The proportion of students pursuing post-secondary education remains high, the Ministry of Education (MOE) revealed yesterday in its annual set of data.
About 96.7 per cent of the Primary 1 cohort in 2005 progressed to post-secondary education last year, a slight drop from 96.9 per cent in 2014.
Still, it is a significant jump from a decade ago in 2006, when just 90.8 per cent of the 1996 Primary 1 cohort made it to post-secondary institutions.
National University of Singapore economics lecturer Kelvin Seah said the dip reflects that "further increases in the proportion are harder and harder to achieve once the proportion is already high".
"In any educational system, we will never see exactly 100 per cent of students progressing to post-secondary education," he said. "Some (students) dropping out of the system is inevitable, either because the students who drop out perceive work or employment as a more attractive option to studying, or because they feel they are unable to cope with the academic rigour involved in furthering their education."
LOOK BEYOND EXAM RESULTS
While it is heartening to see that students continue to fare well in their exams, it is also timely to consider and start tracking a more holistic set of indicators of student performance.
'' MP DENISE PHUA, who heads the GPC for Education.
The MOE report also found that students have been faring better at the Primary School Leaving Examination (PSLE), O levels and A levels over the last decade.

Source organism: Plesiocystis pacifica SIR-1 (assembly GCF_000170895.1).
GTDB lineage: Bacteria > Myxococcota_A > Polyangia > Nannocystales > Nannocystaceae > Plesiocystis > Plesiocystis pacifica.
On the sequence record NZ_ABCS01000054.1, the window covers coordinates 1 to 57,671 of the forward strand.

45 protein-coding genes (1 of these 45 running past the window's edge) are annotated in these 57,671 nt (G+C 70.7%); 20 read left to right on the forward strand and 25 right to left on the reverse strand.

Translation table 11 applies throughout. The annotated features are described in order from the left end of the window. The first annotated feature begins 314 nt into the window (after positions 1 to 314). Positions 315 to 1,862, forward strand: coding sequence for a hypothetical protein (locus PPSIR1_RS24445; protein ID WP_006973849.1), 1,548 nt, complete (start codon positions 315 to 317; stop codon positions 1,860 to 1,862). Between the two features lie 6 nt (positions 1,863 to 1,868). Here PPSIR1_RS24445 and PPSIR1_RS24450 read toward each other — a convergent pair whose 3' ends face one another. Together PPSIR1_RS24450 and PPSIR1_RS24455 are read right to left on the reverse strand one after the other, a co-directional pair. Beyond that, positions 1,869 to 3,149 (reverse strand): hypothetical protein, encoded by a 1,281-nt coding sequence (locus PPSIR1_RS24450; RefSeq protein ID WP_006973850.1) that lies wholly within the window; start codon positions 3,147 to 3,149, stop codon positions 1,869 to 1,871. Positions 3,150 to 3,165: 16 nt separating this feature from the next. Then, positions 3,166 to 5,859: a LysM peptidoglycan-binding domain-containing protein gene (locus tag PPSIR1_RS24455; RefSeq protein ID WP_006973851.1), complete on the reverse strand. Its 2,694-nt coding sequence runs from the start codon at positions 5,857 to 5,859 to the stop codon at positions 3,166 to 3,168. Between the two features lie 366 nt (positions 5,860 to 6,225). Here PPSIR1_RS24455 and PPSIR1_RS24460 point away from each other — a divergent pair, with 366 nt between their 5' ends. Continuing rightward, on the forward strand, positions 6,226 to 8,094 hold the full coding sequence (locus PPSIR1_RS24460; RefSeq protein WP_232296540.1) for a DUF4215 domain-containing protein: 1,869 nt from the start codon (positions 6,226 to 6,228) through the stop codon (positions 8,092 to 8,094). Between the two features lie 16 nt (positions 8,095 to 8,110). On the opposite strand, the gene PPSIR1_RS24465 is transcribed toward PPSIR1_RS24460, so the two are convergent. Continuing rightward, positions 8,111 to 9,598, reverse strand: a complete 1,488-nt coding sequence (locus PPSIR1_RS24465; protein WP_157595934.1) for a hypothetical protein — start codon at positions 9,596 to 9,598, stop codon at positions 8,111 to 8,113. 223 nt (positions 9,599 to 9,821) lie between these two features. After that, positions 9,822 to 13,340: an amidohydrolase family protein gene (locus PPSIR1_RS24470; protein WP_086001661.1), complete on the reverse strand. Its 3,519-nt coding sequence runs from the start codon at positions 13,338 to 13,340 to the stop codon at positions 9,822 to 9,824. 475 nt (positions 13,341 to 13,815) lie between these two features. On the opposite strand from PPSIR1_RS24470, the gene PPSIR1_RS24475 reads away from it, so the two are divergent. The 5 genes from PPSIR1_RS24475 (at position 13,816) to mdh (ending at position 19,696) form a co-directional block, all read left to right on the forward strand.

More are passing the PSLE. Last year, 98.3 per cent of PSLE pupils were eligible for the Express, Normal (Academic) and Normal (Technical) courses at secondary schools. In 2006, just 97.7 per cent did so.
About 93.1 per cent of students who took the A levels last year achieved at least three H2 passes, with a pass in General Paper or Knowledge and Inquiry. This is up from 87 per cent in 2006.
For the O levels, 83.7 per cent of students who took the exam last year received at least five passes, up from about 82 per cent in 2006.
Jalan Besar GRC MP Denise Phua, who heads the Government Parliamentary Committee for Education, said: "While it is heartening to see that students continue to fare well in their exams, it is also timely to consider and start tracking a more holistic set of indicators of student performance.
"Otherwise, the signal remains that traditional exam performance is still the only important measure of successful student performance, which is incomplete and non-progressive."